Permanent Collections

The archaeological collections consist of material that documents the prehistory of human occupation, primarily of the Southwest and Rocky Mountain-Plains regions of North America, in addition to comparative collections from Central America, South America and Old World cultural areas. The collections are strong in material from the La Plata district of Colorado/New Mexico, Gobernador "pueblitos," Yellow Jacket, and the Olsen-Chubbuck Paleoindian site. The Earl H. Morris collection of Southwestern pottery is an especially outstanding research collection.

The ethnological collections include objects from the Southwest and Rocky Mountain-Plains regions of North America, as well as comparative material from around the world. The Joe Ben Wheat Southwestern Textile collection is one of the most significant in the world. Additional collection strengths include Navajo and Pueblo silverwork and the Harold Case Collection of Mandan, Hidatsa, and Arikara material culture and clothing.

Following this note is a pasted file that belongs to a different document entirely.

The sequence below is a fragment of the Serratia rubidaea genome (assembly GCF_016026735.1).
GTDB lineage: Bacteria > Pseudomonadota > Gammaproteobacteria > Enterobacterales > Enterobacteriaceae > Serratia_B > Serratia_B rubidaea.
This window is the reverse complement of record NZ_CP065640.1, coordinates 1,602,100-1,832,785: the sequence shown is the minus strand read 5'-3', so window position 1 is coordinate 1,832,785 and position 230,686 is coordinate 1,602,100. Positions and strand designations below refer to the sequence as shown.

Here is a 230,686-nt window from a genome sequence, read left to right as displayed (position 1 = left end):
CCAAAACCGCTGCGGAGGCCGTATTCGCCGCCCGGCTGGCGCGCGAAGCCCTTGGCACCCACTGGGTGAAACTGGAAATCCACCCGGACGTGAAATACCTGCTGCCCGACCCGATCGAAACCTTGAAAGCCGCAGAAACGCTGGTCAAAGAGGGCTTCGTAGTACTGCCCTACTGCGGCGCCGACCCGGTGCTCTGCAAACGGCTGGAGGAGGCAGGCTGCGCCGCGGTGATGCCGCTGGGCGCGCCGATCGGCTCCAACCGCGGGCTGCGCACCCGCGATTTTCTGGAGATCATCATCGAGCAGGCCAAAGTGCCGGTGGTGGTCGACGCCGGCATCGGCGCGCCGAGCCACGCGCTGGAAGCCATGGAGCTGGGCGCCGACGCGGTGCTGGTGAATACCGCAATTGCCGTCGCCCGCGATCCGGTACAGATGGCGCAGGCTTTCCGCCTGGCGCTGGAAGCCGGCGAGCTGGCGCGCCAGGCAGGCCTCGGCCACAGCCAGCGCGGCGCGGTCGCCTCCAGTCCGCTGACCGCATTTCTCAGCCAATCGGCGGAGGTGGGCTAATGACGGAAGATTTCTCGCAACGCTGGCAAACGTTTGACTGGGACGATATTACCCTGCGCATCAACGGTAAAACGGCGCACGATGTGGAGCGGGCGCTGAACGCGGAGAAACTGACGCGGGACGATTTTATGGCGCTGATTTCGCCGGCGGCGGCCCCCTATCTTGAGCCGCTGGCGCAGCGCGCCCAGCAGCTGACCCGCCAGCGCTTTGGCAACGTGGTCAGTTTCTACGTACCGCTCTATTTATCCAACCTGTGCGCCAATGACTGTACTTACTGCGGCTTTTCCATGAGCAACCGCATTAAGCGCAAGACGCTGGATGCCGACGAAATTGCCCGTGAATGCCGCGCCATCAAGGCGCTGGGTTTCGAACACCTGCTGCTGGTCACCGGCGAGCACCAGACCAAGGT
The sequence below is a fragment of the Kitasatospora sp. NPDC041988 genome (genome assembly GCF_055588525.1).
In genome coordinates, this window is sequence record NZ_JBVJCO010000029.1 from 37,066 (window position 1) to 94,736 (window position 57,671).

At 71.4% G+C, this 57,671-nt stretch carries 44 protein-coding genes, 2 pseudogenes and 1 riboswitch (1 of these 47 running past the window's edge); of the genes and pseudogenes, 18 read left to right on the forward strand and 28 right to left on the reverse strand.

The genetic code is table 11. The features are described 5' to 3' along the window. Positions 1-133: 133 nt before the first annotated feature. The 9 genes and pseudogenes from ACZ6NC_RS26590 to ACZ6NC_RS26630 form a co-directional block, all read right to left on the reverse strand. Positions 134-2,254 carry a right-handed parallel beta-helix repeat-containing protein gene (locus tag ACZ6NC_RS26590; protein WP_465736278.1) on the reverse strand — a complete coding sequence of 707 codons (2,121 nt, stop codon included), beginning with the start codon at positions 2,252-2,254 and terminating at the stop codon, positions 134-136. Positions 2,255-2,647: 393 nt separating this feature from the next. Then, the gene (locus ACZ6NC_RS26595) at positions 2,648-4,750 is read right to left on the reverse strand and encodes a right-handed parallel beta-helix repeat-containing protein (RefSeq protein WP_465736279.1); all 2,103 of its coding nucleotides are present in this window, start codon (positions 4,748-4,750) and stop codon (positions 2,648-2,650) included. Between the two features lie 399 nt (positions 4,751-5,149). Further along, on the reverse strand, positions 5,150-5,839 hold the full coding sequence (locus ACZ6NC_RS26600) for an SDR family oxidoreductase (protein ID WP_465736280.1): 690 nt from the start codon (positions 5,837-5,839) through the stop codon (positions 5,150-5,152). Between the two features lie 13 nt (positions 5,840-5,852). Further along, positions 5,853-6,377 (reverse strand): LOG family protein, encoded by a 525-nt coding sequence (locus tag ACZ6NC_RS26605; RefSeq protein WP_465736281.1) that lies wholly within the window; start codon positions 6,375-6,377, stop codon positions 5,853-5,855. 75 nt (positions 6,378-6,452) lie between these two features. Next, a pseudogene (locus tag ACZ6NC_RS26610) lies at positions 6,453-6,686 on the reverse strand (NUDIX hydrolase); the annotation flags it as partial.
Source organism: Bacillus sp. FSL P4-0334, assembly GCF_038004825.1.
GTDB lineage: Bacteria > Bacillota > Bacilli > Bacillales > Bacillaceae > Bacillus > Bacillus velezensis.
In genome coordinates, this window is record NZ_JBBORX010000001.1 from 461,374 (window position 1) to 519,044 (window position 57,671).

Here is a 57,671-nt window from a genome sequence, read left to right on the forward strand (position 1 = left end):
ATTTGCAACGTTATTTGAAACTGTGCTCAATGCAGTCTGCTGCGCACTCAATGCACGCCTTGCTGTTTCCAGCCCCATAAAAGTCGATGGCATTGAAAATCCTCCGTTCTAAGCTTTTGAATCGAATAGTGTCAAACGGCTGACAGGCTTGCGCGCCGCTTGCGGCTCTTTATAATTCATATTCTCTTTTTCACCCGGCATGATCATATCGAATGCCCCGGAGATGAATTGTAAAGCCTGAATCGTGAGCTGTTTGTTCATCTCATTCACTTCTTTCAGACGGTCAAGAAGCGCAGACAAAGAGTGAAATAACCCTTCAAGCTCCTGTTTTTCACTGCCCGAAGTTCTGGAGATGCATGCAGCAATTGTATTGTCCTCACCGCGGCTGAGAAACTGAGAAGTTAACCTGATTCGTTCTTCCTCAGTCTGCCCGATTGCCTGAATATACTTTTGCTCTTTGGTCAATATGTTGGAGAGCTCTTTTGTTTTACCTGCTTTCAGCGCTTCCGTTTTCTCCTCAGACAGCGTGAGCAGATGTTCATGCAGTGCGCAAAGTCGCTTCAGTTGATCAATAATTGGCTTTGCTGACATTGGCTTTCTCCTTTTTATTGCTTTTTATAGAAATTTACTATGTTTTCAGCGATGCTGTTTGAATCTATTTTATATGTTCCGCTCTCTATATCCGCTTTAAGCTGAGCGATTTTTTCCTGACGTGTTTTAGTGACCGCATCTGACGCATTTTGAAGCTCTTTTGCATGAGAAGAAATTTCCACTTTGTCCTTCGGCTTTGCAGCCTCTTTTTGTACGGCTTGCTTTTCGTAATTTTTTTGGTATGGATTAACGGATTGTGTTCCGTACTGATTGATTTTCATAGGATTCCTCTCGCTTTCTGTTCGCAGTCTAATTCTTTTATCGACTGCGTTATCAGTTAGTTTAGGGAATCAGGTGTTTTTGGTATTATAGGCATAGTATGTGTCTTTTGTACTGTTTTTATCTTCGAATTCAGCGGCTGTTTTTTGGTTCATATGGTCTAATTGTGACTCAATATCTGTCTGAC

The archival collections contain original research documentation and a photographic image collection. The Anthropology Section serves as a repository for the anthropological papers of Earl H. Morris, Anna O. Shepard, and Joe Ben Wheat. The image collection includes glass and nitrate negatives, documentation prints, 35mm color slides, color transparencies, copy negatives, and 35mm strip negatives. The archival collections are fragile and, therefore, are not available for loan.

Special Collections

The educational collection (also called the E-collection) consists of archaeological and ethnological materials primarily from the Rocky Mountain and Southwest regions of North America. Most of this material has no specific provenience documentation and is available for educational programming, including hands-on use. Since this collection is intended for hands-on use, it is subject to different conservation requirements than the permanent collections. There are approximately 400 objects in the E-collection.

The type collection is ceramic sherds of primarily North American Southwest and Plains proveniences intended for use in the museum.

The Anthropology Section is a Cultural Resource Management (CRM) repository. The CRM collection consists of artifacts and related documentation generated by contract and government archaeologists under state and federal permits. These collections are curated for a fee at the discretion of the Anthropology Section based on the criteria of research value, regional significance, and available repository space.

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